DrugTesting for Welfare Recipients
Drugtesting is carried out as a job requirement in many companies. Theuse of substances is associated with the performance and work qualityof the employees, especially if the job requires highly attentivepersonnel or involves operating heavy machinery. Besides, drug usecan affect a worker’s concentration and judgment. However, the sloweconomic recovery has left a significant number of Americansunemployed (Alvarez). The welfare programs were started back in 1935to help the needy in the society before they could get back on theirfeet (Amundson, Zajicek and Kerr 443). These programs are necessaryas a safety net, but they are only supposed to be temporary. Today,government assistance has become accepted by the society thus, morepeople than ever are dependent on the government aid. However, somestates have enacted laws to restrict the drug addicts from receivingsocial assistance (The Associated Press). The issue is marred bycontroversy as some arguments are based on the workers’ point ofview while others revolve around the recipients’ perspective.Nonetheless, if drug tests are necessary for a job application, thesame approach should be used for the individuals seeking socialassistance to ensure that the taxpayers’ money is not wasted andreduce substance abuse among welfare beneficiaries.
In1988, the government enacted Drug-Free Workplace Act, which promptedthe federal employees to undergo compulsory drug testing. Personnelin the police force, customs, prison service, and transport industryrequired mandatory checks for illegal substances (Amundson, Zajicekand Kerr 443). The analysis tests for commonly used drugs such ascocaine, heroin, methamphetamine, ecstasy, opium, and marijuana. Someof these drugs such as heroine are used as depressants to decreaseone’s alertness by slowing down the activities in the brain.Stimulants such as methamphetamine, opium, and ecstasy boost thebrain activity by increasing the body’s state of excitement(Amundson, Zajicek and Kerr 452). Hallucinogens such as marijuanaalter the perception of reality to the extent of creatinghallucinations. Alcohol is also commonly used and widely accepted inthe society, but it poses challenges when determining the use ofother illegal drugs (Metsch and Pollack 70). Therefore, 84 percent ofthe companies conduct tests for these substances before hiring.Additionally, they require their employees to undergo follow-upexaminations to prove their compliance with the company drugsregulations.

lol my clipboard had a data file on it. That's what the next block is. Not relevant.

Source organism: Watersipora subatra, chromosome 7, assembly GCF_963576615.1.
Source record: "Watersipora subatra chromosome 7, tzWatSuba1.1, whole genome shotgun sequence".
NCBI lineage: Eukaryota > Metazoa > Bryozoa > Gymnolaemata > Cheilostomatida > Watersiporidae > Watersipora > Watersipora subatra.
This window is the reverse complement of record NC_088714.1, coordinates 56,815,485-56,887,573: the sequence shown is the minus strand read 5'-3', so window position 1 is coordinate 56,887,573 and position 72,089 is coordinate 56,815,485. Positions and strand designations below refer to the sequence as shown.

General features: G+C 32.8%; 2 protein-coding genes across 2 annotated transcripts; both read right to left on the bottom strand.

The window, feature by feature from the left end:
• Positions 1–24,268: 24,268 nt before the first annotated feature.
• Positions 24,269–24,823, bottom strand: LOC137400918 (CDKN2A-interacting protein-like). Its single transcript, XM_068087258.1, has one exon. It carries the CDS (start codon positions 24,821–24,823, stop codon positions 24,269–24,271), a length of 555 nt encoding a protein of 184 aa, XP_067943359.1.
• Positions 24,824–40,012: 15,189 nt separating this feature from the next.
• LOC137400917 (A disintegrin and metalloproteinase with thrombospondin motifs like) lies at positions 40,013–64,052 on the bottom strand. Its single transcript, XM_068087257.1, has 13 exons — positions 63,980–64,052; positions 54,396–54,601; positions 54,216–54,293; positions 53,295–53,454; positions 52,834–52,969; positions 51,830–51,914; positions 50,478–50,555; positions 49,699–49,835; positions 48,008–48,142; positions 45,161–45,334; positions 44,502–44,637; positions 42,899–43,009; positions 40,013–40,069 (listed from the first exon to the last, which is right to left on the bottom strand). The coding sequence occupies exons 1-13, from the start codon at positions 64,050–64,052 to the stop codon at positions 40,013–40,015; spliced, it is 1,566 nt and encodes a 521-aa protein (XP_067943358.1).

Similarly,the idea for drug testing in the welfare programs dates back to the1980s (Amundson, Zajicek and Kerr 447). Several states have lawsrequiring the recipients to undergo analysis for illegal substancessuch as Arizona, Tennessee, Missouri, Georgia, Florida,Oklahoma, Michigan, Arkansas, Kansas, Mississippi, NorthCarolina, Utah, and Alabama. After implementing the drug tests, otherrequirements came up to eliminate the eligibility of the convicteddrug felons (Amundson, Zajicek and Kerr 456). For example, New Jerseyand North Carolina proposed measures that would require thebeneficiaries to perform community services to be eligible forgovernment assistance. Furthermore, it has prompted the usequestionnaires to determine if the applicants are involved in otherillegal activities.
Theseefforts are commendable because it is reasonable to ensure that therecipients are not drug addicts. On the other hand, the workforce isslowly shrinking as some people give up looking for jobs and viewsocial assistance as the only way to survive. Hence, embracing thedrug testing idea will ensure that those receiving government aid donot misuse the taxpayer’s money (Amundson, Zajicek and Kerr 447).Hence, the risk of losing the benefits can deter the beneficiariesfrom using drugs. Besides, the tests will be the first step inhelping those recipients deal with the drug problems. Government aidis meant to help those people who cannot afford necessities, anddrugs do not fit in that category. If the government continues toallow the addicts to collect welfare money, it will only go to showthat they condone such immoral behavior (The Associated Press).
Accordingto the Associate Press, the idea of drug testing promoted by theconservatives has received growing support. The taxpayers have optedto help, but they are working hard to earn some of the money thatthey are giving away (The Associated Press). Therefore, they need tosee that the welfare recipients are making efforts to look for workand that they do not abuse any substances (Amundson, Zajicek and Kerr445). Moreover, the programs are a social contract between thetaxpayers and the people in need. The drug tests would only serve tomake sure that the beneficiaries maintain responsible behavior toensure that the temporary government assistance facilitates theirreturn to the workforce (The Associated Press).